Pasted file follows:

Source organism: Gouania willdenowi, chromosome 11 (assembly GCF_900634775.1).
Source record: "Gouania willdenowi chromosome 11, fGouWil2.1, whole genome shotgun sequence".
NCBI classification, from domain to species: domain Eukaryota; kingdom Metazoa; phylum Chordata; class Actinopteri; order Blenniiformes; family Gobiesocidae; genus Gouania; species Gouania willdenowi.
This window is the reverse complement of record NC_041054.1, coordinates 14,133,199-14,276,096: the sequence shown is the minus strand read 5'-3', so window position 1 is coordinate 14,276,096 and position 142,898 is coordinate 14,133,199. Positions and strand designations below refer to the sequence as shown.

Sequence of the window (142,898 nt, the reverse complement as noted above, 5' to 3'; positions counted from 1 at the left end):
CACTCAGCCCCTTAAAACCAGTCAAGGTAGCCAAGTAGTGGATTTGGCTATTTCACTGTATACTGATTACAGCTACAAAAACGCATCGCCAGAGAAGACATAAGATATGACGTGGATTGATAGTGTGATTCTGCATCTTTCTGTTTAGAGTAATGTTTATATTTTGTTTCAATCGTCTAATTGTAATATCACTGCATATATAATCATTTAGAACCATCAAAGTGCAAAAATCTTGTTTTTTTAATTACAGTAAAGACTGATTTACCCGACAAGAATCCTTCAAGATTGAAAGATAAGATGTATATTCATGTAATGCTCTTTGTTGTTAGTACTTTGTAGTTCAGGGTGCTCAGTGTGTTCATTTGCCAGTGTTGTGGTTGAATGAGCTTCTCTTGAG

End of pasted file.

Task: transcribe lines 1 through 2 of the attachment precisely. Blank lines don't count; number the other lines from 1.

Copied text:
Source organism: Gouania willdenowi, chromosome 11 (assembly GCF_900634775.1).
Source record: "Gouania willdenowi chromosome 11, fGouWil2.1, whole genome shotgun sequence".